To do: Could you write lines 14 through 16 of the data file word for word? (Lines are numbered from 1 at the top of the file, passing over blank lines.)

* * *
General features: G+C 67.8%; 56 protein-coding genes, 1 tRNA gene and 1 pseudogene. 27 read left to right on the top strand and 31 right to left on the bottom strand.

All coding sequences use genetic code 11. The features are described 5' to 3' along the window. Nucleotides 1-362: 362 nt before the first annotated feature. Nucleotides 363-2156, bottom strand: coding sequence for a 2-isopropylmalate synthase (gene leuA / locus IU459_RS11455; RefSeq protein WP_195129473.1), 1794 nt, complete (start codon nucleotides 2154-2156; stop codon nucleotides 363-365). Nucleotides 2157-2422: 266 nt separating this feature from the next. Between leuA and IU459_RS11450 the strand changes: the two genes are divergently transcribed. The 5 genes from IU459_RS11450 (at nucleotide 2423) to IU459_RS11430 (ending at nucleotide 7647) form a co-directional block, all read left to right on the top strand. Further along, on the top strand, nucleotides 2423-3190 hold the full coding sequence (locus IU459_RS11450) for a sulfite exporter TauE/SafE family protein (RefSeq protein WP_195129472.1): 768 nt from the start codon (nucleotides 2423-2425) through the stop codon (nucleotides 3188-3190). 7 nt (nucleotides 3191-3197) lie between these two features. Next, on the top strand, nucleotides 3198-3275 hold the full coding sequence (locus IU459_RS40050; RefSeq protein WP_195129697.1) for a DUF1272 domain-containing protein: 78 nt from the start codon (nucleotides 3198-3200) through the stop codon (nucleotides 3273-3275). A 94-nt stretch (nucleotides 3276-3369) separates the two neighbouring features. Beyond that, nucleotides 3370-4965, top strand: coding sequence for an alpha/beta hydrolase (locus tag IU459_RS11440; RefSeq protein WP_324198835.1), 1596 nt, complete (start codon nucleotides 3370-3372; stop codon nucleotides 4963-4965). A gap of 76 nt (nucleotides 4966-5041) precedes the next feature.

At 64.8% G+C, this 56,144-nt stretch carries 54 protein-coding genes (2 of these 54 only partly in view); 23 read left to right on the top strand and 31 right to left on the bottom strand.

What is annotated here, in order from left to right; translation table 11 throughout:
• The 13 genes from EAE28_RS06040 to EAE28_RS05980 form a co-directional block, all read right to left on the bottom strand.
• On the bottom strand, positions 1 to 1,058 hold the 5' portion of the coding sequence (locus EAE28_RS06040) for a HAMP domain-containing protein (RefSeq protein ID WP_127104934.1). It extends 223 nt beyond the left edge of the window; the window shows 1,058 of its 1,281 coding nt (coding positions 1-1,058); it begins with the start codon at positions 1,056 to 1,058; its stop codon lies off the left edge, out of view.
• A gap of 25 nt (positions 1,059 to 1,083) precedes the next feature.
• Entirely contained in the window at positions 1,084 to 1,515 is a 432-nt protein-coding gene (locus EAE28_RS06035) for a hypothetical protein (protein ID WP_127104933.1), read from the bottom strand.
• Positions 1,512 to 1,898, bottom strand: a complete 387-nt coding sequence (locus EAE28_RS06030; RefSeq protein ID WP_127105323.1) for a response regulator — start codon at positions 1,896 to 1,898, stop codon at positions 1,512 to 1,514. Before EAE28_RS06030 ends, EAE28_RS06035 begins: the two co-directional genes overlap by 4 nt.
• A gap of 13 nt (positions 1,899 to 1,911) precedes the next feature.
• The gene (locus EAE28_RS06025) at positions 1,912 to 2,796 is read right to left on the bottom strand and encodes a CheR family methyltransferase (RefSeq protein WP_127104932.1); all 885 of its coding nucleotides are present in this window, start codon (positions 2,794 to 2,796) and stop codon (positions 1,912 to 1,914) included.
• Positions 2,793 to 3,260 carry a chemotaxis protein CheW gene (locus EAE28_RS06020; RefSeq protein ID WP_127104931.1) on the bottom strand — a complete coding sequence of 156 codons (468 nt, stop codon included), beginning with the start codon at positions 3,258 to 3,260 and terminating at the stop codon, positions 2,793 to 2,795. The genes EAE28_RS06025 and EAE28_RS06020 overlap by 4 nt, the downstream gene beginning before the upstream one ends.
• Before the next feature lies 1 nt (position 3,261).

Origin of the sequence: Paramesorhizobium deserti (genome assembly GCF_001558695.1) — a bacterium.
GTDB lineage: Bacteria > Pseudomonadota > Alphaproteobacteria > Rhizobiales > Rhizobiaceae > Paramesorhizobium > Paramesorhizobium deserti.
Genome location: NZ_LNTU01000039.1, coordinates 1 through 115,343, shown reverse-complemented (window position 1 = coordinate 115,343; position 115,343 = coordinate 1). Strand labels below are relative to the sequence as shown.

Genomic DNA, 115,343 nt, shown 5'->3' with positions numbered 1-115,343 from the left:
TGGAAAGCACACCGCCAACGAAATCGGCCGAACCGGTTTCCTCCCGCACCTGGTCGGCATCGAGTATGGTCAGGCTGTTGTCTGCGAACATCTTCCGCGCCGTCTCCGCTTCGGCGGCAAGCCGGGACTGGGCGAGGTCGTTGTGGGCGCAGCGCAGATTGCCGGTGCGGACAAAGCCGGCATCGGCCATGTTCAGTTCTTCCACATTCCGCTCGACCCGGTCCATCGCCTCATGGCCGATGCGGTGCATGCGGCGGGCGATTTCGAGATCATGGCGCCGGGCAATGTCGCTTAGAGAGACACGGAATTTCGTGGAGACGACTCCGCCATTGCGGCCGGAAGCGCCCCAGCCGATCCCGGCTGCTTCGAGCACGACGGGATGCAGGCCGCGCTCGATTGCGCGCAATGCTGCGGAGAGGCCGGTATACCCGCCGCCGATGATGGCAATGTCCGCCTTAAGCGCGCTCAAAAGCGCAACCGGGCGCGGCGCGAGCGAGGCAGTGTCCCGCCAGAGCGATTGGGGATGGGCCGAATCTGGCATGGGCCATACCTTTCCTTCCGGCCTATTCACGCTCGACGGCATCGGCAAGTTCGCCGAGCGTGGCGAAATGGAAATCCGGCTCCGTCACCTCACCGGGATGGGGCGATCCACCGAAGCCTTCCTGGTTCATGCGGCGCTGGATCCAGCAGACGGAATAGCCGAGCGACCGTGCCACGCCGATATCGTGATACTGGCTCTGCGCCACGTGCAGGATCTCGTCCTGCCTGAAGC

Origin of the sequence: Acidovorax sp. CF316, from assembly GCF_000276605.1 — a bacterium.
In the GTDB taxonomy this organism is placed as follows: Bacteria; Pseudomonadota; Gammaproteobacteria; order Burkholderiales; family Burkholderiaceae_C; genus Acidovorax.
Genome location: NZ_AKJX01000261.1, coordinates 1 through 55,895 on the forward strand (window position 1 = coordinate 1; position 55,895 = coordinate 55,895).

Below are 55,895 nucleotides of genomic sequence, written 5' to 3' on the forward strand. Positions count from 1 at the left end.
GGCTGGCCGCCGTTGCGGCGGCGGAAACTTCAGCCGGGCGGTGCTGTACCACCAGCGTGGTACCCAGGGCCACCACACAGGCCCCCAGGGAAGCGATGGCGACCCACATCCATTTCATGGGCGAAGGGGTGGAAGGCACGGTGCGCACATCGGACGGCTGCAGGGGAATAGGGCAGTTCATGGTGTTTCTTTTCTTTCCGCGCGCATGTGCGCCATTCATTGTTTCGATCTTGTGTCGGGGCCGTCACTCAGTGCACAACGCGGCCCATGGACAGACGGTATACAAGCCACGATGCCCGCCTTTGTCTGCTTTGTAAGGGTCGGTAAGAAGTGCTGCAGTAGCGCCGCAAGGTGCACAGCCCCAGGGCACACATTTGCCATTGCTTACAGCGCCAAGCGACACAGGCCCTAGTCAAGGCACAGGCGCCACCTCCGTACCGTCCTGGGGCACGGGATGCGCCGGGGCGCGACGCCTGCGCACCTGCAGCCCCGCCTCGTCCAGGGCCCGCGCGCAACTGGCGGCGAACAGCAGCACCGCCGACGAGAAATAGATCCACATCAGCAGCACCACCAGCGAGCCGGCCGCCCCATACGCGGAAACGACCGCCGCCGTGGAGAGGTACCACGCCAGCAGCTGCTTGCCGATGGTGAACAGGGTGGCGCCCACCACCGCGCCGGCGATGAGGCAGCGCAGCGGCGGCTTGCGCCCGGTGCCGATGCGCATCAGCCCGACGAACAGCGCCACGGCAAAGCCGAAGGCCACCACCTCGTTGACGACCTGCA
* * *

Origin of the sequence: Paramesorhizobium deserti (genome assembly GCF_001558695.1) — a bacterium.
GTDB lineage: Bacteria > Pseudomonadota > Alphaproteobacteria > Rhizobiales > Rhizobiaceae > Paramesorhizobium > Paramesorhizobium deserti.
Genome location: NZ_LNTU01000039.1, coordinates 1 through 115,343, shown reverse-complemented (window position 1 = coordinate 115,343; position 115,343 = coordinate 1). Strand labels below are relative to the sequence as shown.